she is gone.
Behind her from the air come the words...
All shall be well
and all shall be well
and all things shall be well.
There has been a lot of research about touch and how healing it can be. Over the years, while visiting people at home and in the hospital, I have always used touch to draw closer. I truly believe that touch can be therapeutic if used with intent to heal. Recent studies have shown that just holding the hand of a loved one can reduce pain.
When visiting a member of the congregation in the hospital I found her in pain. Unfortunately, he pain medicine was not due for some time and she was very uncomfortable. She responded well to my touch and using both touch, a soothing voice, and a meditative talk (like a mantra….”just rest, just rest..close your eyes and just rest) over and over she relaxed into a calm and peaceful state and was able to wait for her next dose of medicine.
I don’t know how many times I used this technique on my children and never thought about it but with my job as parish nurse it was very helpful. Having someone focus your thoughts soothes us and along with gentle touch can bring us to a state of calm.
The problem is it is hard to do this for yourself. I have done it on occasion when I found myself in a situation when I was about to lose either my temper or my mind. Just stepping back, breathing and focusing my mind….I sometimes repeat “be calm, be calm”…does help me get past that moment. I had a Tai Chi instructor who said when faced with her kids waiting in an airport she had to keep saying “lower your chi” over and over.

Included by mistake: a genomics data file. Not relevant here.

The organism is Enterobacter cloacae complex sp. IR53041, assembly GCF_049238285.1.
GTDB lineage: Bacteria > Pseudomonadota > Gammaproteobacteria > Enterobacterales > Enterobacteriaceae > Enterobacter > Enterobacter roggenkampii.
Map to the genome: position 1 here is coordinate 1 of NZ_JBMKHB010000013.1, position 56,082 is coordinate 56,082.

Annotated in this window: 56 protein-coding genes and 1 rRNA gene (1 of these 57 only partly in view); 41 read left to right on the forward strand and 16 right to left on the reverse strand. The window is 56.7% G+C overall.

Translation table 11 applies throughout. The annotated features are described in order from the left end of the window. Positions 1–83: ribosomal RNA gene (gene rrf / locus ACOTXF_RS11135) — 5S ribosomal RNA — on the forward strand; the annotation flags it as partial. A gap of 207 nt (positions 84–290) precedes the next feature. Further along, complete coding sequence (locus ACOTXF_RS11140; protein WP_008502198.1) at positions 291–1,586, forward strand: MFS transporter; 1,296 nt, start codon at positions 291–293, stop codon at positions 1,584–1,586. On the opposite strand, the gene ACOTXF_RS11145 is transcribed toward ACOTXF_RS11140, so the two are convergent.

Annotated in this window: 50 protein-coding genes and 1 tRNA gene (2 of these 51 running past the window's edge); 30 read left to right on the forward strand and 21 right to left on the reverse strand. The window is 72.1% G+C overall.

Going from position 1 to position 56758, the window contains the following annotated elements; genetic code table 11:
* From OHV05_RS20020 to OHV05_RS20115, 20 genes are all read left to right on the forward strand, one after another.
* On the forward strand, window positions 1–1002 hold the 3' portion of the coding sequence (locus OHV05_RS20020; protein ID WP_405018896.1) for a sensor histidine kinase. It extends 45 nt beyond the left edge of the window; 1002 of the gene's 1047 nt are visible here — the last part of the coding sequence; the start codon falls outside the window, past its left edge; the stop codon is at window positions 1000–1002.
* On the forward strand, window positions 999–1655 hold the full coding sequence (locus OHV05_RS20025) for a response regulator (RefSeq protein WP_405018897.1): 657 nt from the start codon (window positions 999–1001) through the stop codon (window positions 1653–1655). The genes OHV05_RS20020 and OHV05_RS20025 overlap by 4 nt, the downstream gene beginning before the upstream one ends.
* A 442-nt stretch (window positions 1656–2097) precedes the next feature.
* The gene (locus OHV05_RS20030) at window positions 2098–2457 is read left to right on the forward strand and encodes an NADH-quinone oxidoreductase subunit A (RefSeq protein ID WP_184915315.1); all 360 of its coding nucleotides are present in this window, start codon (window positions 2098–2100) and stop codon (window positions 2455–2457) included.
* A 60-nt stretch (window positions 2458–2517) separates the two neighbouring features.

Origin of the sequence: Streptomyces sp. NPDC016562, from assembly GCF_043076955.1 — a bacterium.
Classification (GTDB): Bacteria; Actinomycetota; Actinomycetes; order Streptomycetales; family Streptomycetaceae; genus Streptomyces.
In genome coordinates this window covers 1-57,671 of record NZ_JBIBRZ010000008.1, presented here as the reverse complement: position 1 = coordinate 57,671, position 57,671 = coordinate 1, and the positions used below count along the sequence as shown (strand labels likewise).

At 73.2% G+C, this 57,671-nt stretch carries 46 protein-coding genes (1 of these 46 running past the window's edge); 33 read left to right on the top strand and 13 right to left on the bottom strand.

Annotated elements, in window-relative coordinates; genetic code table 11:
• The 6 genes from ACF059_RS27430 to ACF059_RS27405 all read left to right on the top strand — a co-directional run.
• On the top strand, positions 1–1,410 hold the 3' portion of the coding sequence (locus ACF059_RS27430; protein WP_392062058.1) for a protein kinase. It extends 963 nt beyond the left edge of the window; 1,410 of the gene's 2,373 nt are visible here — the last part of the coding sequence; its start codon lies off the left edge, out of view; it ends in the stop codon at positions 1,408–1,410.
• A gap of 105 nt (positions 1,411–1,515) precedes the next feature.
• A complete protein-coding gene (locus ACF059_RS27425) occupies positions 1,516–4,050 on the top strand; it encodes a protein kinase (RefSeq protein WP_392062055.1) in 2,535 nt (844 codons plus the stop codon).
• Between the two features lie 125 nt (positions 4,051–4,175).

Sometimes when I am alone I like to sing a piece of Taize music. These pieces from the Taize community in France are soothing chants that can calm your mind and soothe your soul. If you have never heard these look it up.
This link will take you to one of my favorites on YouTube.
Having studied a good bit of history and over the years a lot about the history of my faith I have noticed some interesting parallels in today’s world.
If you learn about the early church and the followers of Jesus it is apparent (although seldom mentioned) that women played an important role. After all, they were the first to see Jesus after his crucifixion. Mary Magdalene was a follower of his and important in his ministry and NOT a prostitute. She was relegated to that role later in church history when the Roman church did its best to disavow the roles of women. Women were the personification of sin and not allowed to be a meaningful part of the church. The church did a good job and it wasn’t until centuries later that the protestant traditions began to reverse the trend. It has always been interesting to me that priests were not allowed to marry in spite of the fact that our beliefs sprang from Judaism which believed that men should marry.